Bairnsdale is the next to last (or second if coming from the east) major centre before leaving Victoria on Hgy 1. Bairnsdale is also the gateway to Lakes Entrance, a booming tourist mecca. Bairnsdale also services a rich rural population plus an increasing tourist business in its own right.
The origin of the city's name is uncertain, however it is believed to have been derived from the name of the property owned by pioneer settler Archibald Macleod, who took up the run on the west bank of the Mitchell River in 1844. Bairnsdale is probably derived from the name of Macleod’s family home on the Isle of Skye, Scotland, which had the name ‘Bernisdale’.
One of the most notable landmarks of Bairnsdale is the St Mary’s Roman Catholic Church in Main Street known for its distinctively tall tower and murals on its ceiling and walls. These murals were painted by out of work Italian artist Francesco Floreani during the Great Depression and remain a fascination to this day. St Mary’s, thankfully has driven a heritage emphasis within the town.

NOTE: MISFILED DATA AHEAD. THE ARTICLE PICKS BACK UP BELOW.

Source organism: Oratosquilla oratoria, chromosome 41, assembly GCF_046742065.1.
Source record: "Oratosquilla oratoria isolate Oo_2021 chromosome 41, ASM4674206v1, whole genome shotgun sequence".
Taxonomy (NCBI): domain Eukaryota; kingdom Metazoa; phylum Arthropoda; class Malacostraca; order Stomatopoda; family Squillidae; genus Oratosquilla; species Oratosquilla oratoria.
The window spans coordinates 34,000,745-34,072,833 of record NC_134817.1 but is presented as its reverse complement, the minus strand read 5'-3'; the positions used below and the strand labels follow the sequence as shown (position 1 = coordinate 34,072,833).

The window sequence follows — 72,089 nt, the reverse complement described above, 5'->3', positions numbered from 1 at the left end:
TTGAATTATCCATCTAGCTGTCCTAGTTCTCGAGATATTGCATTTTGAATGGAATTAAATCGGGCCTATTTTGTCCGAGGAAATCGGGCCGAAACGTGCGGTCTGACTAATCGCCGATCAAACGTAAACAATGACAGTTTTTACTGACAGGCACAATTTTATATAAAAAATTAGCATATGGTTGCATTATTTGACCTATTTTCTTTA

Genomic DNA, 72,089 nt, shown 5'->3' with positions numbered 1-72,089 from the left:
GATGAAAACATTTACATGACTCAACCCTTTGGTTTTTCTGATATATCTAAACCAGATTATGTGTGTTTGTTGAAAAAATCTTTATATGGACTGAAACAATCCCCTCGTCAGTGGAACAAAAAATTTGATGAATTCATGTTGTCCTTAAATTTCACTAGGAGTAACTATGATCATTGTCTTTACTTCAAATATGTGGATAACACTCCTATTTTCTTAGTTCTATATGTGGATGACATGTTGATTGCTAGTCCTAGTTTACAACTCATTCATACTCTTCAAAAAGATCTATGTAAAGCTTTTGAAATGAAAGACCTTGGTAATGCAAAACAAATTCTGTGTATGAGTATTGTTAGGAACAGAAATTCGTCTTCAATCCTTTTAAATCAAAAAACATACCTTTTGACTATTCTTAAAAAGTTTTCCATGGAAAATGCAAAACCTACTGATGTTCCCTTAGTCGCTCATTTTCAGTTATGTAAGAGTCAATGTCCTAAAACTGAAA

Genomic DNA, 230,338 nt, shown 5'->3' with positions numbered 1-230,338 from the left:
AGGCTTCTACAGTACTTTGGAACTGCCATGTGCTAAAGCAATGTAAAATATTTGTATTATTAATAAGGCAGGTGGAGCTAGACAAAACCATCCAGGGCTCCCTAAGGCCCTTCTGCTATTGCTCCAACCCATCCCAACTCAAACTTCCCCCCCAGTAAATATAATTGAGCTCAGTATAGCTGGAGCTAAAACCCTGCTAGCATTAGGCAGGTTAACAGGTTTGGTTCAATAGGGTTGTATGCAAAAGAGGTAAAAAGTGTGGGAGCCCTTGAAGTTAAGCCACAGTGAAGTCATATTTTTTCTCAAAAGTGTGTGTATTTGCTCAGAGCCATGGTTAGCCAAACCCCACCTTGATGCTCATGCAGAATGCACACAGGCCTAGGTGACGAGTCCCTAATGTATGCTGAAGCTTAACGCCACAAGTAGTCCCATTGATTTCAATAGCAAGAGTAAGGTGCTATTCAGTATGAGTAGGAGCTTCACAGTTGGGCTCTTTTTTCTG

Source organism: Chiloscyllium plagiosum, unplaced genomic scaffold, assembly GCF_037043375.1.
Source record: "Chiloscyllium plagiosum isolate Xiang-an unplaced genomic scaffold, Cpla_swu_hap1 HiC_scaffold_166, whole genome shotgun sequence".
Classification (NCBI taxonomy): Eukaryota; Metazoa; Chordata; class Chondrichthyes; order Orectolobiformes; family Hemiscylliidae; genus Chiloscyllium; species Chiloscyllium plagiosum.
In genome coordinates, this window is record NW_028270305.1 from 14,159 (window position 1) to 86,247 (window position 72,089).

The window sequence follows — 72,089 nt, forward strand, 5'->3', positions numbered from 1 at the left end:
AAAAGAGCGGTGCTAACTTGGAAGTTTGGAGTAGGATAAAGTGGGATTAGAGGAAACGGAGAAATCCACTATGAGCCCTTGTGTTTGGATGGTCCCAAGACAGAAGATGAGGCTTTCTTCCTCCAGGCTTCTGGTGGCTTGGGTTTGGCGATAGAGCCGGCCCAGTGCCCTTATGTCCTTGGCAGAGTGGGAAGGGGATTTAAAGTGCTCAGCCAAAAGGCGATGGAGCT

Also of note are the gardens maintained on the median strip of Main Street. The main garden section runs for over 500 metres (550 yd) through the central commercial district and features beds of flowers, numerous mature deciduous and evergreen trees, war memorials and a restored historic band rotunda.
To get the best out of Bairnsdale, not the least St Mary’s allow a minimum of a day or two.